A practical introduction to Category Theory - ScalaItaly 2017

A practical introduction to Category Theory - ScalaItaly 2017

Category Theory has become one of the hot topics in our community. Why is this theory suddenly so interesting for developers? Why are the cool kids talking so much about it? How can we apply its principles in our code?

This talk will introduce the general principles behind Category Theory, it will show practical examples of how this theory has managed to simplify and solve common challenges that we encounter in our code daily.

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Daniela Sfregola

May 13, 2017
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Transcript

  1. 24.

    EXAMPLE OF FUNCTOR scala> Some("daniela").map(s => "yo " + s)

    res0: Option[String] = Some(yo daniela) scala> None.map(s => Some("yo " + s)) res1: Option[String] = None
  2. 26.

    APPLICATIVE class Applicative[Box[_]] extends Functor[Box] { def pure[A](a: A): Box[A]

    def ap[A, B](boxF: Box[A => B])(value: Box[A]): Box[B] def map[A, B](value: Box[A])(f: A => B): Box[B] = { val boxF = pure(f) ap(boxF)(value) } }
  3. 28.

    APPLICATIVE class Applicative[Box[_]] extends Functor[Box] { def pure[A](a: A): Box[A]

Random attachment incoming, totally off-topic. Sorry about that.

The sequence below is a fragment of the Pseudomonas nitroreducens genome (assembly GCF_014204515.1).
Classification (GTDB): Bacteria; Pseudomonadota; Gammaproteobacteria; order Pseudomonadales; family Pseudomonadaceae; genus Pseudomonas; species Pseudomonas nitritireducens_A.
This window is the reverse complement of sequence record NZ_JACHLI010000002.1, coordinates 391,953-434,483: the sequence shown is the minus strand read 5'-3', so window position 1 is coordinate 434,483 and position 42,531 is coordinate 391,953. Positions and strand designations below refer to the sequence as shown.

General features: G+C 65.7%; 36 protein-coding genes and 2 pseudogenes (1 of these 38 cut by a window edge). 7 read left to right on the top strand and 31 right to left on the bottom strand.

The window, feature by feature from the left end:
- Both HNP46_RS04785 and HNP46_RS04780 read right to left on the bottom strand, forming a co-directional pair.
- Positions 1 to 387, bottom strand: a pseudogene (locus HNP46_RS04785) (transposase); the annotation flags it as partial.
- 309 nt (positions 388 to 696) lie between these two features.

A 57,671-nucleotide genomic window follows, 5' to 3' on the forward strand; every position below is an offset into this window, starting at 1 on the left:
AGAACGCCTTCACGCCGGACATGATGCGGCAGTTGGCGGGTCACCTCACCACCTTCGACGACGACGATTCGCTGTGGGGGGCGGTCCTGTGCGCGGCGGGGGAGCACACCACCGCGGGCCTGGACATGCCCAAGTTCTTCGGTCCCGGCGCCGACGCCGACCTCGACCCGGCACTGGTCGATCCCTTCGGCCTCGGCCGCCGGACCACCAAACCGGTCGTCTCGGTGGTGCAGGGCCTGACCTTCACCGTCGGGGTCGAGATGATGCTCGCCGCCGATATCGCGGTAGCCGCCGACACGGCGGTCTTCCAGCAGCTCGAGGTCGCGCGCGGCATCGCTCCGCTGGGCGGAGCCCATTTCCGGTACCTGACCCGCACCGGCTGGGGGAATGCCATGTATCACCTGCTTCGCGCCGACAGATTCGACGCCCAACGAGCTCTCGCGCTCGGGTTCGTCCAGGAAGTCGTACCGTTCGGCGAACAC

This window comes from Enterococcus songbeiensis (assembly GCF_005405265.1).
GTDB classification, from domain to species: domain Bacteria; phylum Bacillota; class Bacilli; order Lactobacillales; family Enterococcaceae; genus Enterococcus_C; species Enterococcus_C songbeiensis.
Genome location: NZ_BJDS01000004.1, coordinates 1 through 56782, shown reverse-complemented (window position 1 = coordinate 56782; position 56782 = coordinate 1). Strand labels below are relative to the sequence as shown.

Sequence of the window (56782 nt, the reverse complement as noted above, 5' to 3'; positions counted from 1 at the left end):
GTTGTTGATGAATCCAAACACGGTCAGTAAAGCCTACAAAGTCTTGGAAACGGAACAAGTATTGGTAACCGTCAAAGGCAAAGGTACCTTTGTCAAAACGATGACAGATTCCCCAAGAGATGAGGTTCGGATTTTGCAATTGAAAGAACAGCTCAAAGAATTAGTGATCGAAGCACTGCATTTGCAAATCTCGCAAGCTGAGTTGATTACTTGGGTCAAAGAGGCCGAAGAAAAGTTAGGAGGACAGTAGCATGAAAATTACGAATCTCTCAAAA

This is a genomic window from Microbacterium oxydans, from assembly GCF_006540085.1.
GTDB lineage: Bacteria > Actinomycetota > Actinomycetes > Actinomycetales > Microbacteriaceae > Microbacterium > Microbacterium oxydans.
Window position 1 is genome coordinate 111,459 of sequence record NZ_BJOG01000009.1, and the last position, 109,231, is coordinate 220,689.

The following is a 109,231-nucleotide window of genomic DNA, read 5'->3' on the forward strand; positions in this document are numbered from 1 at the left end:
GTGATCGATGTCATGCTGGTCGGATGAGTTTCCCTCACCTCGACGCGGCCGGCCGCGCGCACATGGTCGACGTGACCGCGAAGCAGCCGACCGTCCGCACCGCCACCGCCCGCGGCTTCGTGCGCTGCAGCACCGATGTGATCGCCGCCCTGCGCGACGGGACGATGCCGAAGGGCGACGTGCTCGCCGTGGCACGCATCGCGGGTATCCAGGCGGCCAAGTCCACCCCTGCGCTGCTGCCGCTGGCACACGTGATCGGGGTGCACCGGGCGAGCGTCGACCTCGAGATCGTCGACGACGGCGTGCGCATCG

def ap[A, B](boxF: Box[A => B])(value: Box[A]): Box[B] def ap2[A1, A2, B](boxF: Box[(A1, A2) => B]) (value1: Box[A1], value2: Box[A2]): Box[B] // up to 22 values! // same for map }
  4. 31.

    MONAD class Monad[Box[_]] extends Applicative[Box] { def flatten[A](bb: Box[Box[A]]): Box[A]

    def flatMap[A, B](valueA: Box[A]) (f: A => Box[B]): Box[B] = { val bb: Box[Box[B]] = map(valueA)(f) bb.flatten } }
  5. 33.

    FOR-COMPREHENSION val boxA: Box[A] def toBoxB: A => Box[B] def

    toBoxC: B => Box[C] def toBoxD: C => Box[D] for { a <- boxA b <- toBoxB(a) c <- toBoxC(b) d <- toBoxD(c) } yield d
  6. 34.

    SUMMARY CATEGORY THEORY >> how things compose MONOID >> combining

    2 values into 1 FUNCTOR >> values lifted to a context APPLICATIVE >> independent values applied to a function in a context MONAD >> ops in sequence in a context
  7. 35.

    Band BoundedSemilattice CommutativeGroup CommutativeMonoid CommutativeSemigroup Eq Group Semigroup Monoid Order

    PartialOrder Semilattice Alternative Applicative AppllicativeError Apply Bifoldable Bimonad Bitraverse Cartesian CoflatMap Comonad ContravariantCartesian FlatMap Foldable Functor FunctorFilter Inject InvariantMonoidal Monad MonadCombine MonadError MonoidK NotNull Reducible SemigroupK Show TransLift TraverseFilter Trivial Unapply Bifunctor Contravariant Invariant Profunctor Strong Traverse MonadFilter MonadReader MonadState MonadWriter Arrow Category Choice Compose Split Cats Type Classes kernel core/functor core/arrow core The highlighted type classes are the first ones you should learn. They’re well documented and well-known so it’s easy to get help. a |+| b a === b a =/= b a |@| b a *> b a <* b a <+> b a >>> b a <<< b a > b a >= b a < b a <= b Sync Async Effect LiftIO core MTL effect Some type classes introduce symbolic operators.
  8. 37.

    WANNA KNOW MORE? > Category Theory for the WH by

    @PhilipWadler > Category Theory by @BartoszMilewski > Cats-Infographics by Rob Norris - @tpolecat > Cats Documentation - Type Classes